“Because we make art here, there are lots of people walking in and out who are like covered in plaster or covered in paint,” Simran explained. “There’s art, but it’s also a store where you can touch things. It’s more interactive than just a gallery.”
After graduating college, Simran said she suddenly felt detached from an artistic community. So instead of sticking with private studios, the three artists decided to pool their resources and rent a space that could function as studio, retail space, and gallery.
The plan also made sense financially.
“We’re all just paying like $60 more than what we were [paying] before for studio space,” Simran said. “We’d all be paying this money anyway and we also get a place to show work and we don’t have to have the same financial strain. Of course there’s still, like, booze and electricity.”
Combining studio space with gallery and retail space has given the gallery the opportunity to take risks with exhibitions.
“It’s really allowed us to be totally open with it and curate any shows we want to do,” Riley said. “We don’t have to really think about it in terms of what’s going to sell and what’s popular.”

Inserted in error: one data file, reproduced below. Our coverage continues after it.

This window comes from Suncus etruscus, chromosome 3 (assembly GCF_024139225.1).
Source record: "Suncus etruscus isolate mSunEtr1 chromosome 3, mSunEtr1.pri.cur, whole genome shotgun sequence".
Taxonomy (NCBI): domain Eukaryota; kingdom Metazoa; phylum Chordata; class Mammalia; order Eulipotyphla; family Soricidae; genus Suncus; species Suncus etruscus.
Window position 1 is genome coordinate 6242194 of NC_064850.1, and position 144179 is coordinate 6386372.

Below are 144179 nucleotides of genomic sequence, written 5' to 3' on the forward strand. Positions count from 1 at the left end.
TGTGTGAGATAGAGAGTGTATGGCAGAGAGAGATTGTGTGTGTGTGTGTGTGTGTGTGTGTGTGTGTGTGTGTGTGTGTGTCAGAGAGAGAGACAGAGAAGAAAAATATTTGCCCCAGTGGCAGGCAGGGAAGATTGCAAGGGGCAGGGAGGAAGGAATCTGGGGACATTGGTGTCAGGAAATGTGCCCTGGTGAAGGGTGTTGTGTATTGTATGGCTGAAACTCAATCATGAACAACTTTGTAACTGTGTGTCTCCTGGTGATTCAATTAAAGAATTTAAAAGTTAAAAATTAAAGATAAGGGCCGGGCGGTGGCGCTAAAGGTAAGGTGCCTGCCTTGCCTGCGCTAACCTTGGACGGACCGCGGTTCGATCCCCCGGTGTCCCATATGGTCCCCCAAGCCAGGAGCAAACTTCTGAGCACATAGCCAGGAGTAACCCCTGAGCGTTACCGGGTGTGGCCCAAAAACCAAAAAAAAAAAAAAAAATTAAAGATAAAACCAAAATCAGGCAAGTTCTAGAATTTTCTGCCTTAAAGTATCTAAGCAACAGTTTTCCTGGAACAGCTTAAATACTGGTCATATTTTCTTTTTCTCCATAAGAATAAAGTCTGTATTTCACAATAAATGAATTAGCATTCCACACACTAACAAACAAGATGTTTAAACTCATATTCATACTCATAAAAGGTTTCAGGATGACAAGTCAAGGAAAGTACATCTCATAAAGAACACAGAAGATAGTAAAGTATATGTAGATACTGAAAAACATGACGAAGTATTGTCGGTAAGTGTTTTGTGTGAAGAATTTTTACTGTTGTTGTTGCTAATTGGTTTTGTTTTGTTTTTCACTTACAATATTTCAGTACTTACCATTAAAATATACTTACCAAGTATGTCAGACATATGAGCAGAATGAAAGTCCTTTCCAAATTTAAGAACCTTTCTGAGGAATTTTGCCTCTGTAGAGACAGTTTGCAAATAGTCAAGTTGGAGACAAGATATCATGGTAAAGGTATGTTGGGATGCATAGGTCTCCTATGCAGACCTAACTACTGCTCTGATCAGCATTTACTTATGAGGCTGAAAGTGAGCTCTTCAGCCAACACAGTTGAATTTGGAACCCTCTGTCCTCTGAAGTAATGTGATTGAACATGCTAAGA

The affordability of Bushwick, of course, was a huge draw. “But we’re here all the time anyway,” Zoe said. “We live in the neighborhood. But it’s really important for it not to be a formal gallery. We still want to properly represent the artists, but we also want it to be casual and fun.”
Riley added: “It was really important for us when we got the space to be conscious of the existing community here. We were a little bit nervous that we were gentrifying the block. We were afraid about what it was going to do to other people on the block.”
But so far, their fears have been unfounded. “It’s been such a positive experience; everybody’s so nice. We’ve become really good friends with all of our neighbors,” Riley said.
“And that’s the thing about this block that’s so great. It feels like a little community,” said Zoe. Another gallery, Outlet, also calls this stretch of Wilson Avenue home, and opened across the street long before Zoe, Riley, and Simran arrived. “We have a really good relationship with them,” Zoe said.